Watch media files with VLC
Whilst Windows Media Player suffices for most video files, it’ll refuse to play some without installing numerous codecs. These codecs can cause slowdown, and some video types don’t have codecs that work with Media Player. Therefore, you’re going to need an alternative if you want to play some odd video files. VLC Media Player allows you to this, and best of all, free of charge.
When running the software you’ll be greeted by a simple interface. VLC lacks the media library and such features that Media Player sports, but it seems to be intended for a slightly different purpose. Media is opened from the ‘Media’ menu, where you can then browse through your folders to find the file, folder, or disk that you want to play. You can even open media streams from a local network through the same menu.
The quality of the playback seemed to be pretty good; possibly better than Windows Media Player’s offering, but with no obvious differences between them. However, it’s difficult to judge since Media Player won’t play most of the files which VLC will, so I can’t compare. The interface, whilst not being the most attractive offering, is feature-rich and customisable if you’re willing to explore the menus and options within. I was very impressed with the various choices which are available; everything from audio output to network proxies can be set. This plethora of options lets you customise just about every detail of the software, allowing you to make it work exactly the way you want it to.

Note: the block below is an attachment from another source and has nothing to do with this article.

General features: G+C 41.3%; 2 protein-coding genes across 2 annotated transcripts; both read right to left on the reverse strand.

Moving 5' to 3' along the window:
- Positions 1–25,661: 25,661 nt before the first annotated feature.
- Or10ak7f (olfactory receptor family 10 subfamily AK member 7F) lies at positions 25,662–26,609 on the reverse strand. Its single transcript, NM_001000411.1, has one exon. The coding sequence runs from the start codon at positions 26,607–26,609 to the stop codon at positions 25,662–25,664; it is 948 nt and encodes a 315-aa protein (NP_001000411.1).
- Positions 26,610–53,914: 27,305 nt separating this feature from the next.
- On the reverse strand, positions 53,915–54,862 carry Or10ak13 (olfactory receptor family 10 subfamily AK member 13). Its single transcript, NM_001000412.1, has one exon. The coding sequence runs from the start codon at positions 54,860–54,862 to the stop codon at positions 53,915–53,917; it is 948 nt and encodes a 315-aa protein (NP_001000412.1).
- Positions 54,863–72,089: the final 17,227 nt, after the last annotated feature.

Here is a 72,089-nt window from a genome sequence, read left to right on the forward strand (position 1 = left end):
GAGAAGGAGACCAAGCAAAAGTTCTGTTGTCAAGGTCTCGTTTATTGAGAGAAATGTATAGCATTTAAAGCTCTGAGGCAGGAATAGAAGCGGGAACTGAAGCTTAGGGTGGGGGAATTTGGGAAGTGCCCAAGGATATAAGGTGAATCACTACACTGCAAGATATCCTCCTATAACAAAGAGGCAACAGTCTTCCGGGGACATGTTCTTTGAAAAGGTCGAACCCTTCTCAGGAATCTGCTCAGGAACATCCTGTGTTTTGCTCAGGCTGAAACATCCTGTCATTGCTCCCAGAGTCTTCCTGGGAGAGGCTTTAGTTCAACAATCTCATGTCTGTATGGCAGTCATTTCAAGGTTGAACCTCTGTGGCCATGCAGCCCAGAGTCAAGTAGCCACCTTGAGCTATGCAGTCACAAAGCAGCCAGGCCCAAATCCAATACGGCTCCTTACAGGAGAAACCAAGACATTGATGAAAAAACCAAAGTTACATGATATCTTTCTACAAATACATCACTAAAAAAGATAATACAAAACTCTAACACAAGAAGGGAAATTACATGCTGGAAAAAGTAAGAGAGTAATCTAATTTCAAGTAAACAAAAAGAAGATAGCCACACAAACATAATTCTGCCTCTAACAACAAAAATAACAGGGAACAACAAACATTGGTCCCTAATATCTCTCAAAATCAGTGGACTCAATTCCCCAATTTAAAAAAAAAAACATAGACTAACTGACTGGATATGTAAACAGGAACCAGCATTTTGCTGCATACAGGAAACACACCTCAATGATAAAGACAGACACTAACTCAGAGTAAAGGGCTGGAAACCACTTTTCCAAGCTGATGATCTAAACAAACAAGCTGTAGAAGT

If you think of yourself as being one of those artsy types, you might not be impressed that VLC doesn’t, visually speaking, look quite right when compared to most of your other software. Luckily, like-minded people have come to the rescue by creating skins which can be downloaded from the VLC website. These can be downloaded and applied to your player to change the way it looks. You might want to consider the Media Player theme, which makes it look the same as Windows Media Player – the software you’re probably used to grappling with. Or, if you’re a fan of Apple’s brushed aluminium style, you might wish to opt for an iTunes or Quicktime lookalike. However, all these themes seem to take it upon themselves to hide the menus away, making them difficult to access, and unless I’m missing something, making some of them impossible to access until you revert to the default theme. This is fine if you just want to open files, but I like to have easy access to the menus at whim.
VLC is a smashing little bit of software for playing obscure video and audio files. It’s also very small in size and pretty lightweight, so it won’t be a drain on your hard-drive or system resources. You can download it from www.videolan.org.